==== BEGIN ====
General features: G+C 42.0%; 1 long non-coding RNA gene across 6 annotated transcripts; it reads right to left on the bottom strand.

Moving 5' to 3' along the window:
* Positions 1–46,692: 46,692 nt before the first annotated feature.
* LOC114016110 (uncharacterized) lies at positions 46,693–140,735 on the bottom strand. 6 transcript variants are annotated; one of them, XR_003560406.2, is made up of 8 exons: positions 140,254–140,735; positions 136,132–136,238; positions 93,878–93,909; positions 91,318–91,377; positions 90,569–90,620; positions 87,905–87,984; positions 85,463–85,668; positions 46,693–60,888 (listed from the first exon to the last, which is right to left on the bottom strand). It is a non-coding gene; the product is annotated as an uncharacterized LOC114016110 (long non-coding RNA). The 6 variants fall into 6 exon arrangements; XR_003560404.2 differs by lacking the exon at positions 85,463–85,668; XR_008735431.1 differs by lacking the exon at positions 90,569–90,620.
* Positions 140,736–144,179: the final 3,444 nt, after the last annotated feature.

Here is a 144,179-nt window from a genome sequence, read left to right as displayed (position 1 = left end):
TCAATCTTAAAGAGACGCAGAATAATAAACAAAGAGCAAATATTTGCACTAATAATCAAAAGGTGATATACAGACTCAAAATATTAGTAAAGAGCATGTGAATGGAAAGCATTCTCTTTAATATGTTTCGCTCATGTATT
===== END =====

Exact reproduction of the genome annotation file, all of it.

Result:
General features: G+C 42.0%; 1 long non-coding RNA gene across 6 annotated transcripts; it reads right to left on the bottom strand.

Moving 5' to 3' along the window:
* Positions 1–46,692: 46,692 nt before the first annotated feature.
* LOC114016110 (uncharacterized) lies at positions 46,693–140,735 on the bottom strand. 6 transcript variants are annotated; one of them, XR_003560406.2, is made up of 8 exons: positions 140,254–140,735; positions 136,132–136,238; positions 93,878–93,909; positions 91,318–91,377; positions 90,569–90,620; positions 87,905–87,984; positions 85,463–85,668; positions 46,693–60,888 (listed from the first exon to the last, which is right to left on the bottom strand). It is a non-coding gene; the product is annotated as an uncharacterized LOC114016110 (long non-coding RNA). The 6 variants fall into 6 exon arrangements; XR_003560404.2 differs by lacking the exon at positions 85,463–85,668; XR_008735431.1 differs by lacking the exon at positions 90,569–90,620.
* Positions 140,736–144,179: the final 3,444 nt, after the last annotated feature.

Here is a 144,179-nt window from a genome sequence, read left to right as displayed (position 1 = left end):
TCAATCTTAAAGAGACGCAGAATAATAAACAAAGAGCAAATATTTGCACTAATAATCAAAAGGTGATATACAGACTCAAAATATTAGTAAAGAGCATGTGAATGGAAAGCATTCTCTTTAATATGTTTCGCTCATGTATT